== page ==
1. Not sure about that but thank you!

  2. Great compilation. When I listen to Rage Against the Machine (or rather – scream along in the car) FIRE is thought that crosses my mind… no one will tell me what to do again because I am free!

  3. Haha, thanks for the shout out there TEA. I totally forgot about that song but just had another listen and I really like the simple catchy tune and the lyrics are great aren’t they?

    I also noticed that on the video it shows the lyrics and on that section you quoted it says:

    “Someday soon I’ll travel to find me…and this Ibis ain’t as dark as I feared.”


    I’m pretty sure you have it right with Abyss 🙂

    Cheers for another great collection of FI anthems. Can’t wait for Vol 4!

    1. Yes, the spelling on those Youtube videos is not always the best….let me know if you have any more FI song suggestions…

  4. I reckon Tennesse Ernie ford has to get in the top ten in this list with 16 Tons
    You load 16 tons – and what do you get?
    Another day older and deeper in debt.
    St Peter don’t you call me ’cause I can’t go,
    I owe my soul to the company store.

  5. I find these posts highly entertaining. Thanks for the latest instalment and I hope there will be more of them.

    What do you think of the Lordes song “Royals”? It’s about excess spending on conspicuous consumption and missing the whole point of life — living in the moment with friends and having a good time “We aren’t caught up in your love affair”…”We crave a different kind of buzz”:

    There’s also The Way I Are by Timbaland “Baby girl, I don’t got a huge ol’ house I rent a room in a house; Listen baby girl, I ain’t got a motorboat but I can float your boat”:

    1. Oh wow….I just listened to that Timbaland song and the lyrics are hilarious…for example:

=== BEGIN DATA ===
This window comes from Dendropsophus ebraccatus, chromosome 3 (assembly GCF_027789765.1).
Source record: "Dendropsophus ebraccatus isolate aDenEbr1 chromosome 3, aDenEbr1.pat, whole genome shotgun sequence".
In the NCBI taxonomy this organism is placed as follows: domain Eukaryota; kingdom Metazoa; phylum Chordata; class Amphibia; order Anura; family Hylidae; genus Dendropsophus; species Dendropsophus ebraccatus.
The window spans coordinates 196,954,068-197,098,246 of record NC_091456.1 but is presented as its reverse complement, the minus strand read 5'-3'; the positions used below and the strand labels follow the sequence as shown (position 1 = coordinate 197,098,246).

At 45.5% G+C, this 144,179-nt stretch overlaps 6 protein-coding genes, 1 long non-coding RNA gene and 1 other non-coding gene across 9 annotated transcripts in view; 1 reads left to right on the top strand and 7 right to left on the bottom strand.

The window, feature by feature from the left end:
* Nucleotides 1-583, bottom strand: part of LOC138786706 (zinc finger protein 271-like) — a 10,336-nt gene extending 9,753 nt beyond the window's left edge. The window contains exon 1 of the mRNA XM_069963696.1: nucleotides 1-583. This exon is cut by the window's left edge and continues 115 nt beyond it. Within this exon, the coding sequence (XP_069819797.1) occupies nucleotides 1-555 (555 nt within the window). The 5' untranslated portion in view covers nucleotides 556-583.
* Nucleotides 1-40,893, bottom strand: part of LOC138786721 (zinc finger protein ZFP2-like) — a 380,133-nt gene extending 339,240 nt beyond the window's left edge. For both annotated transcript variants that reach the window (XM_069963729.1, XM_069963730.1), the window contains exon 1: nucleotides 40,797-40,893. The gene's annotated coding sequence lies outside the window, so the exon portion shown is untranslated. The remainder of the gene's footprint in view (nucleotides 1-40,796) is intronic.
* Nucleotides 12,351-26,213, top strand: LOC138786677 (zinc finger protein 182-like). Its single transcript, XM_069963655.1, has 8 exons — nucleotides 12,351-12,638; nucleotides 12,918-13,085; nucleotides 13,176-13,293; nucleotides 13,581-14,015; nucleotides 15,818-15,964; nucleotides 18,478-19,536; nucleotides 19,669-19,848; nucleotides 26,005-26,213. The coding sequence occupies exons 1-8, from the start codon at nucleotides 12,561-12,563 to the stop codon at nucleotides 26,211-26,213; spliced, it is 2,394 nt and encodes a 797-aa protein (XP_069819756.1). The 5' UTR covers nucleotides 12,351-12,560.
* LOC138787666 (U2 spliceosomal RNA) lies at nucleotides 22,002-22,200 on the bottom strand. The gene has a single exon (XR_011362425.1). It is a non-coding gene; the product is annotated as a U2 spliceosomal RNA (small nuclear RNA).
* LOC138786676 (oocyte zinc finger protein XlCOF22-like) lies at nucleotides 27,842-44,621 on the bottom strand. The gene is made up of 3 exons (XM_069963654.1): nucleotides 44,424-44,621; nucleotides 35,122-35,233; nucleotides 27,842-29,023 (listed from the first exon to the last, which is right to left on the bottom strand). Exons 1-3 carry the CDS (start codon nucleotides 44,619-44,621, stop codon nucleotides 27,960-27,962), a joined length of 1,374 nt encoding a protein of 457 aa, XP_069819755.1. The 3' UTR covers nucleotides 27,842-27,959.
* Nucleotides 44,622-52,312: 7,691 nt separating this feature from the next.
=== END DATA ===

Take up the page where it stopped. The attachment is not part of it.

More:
Your body ain’t Pamela Anderson
      Its a struggle just to get you in the caravan
      But listen Baby Girl
      Before I let you lose a pound, I’ll buy a bigger car
      So listen Baby Girl,
      I love you just the way you are

      I’d like to make clear that The Escape Artist does not recommend buying a bigger car as the most cost effective or environmentally sound solution to a weight problem.

      Thank you for the suggestions though!

      1. Ummm, yeah, not part of the song usually. You will note those lyrics are from a “featured rapper” in the video. I laughed when I heard it, given it’s just an add on at the end. Overconsumption metaphor anyone?

  6. ryanrbradley · · Reply

    From your syntax, I thought for a second that you had written a book called “Saving a Million Pounds in Fees”, which sounds like an excellent name for a book.

    1. The Rhino · · Reply

      Will be happy to proof-read the draft as and when necessary

  7. freebird · · Reply

    If it’s not already on your lists, I nominate Blue Bayou written by Roy Orbison (I think) and performed by Linda Ronstadt.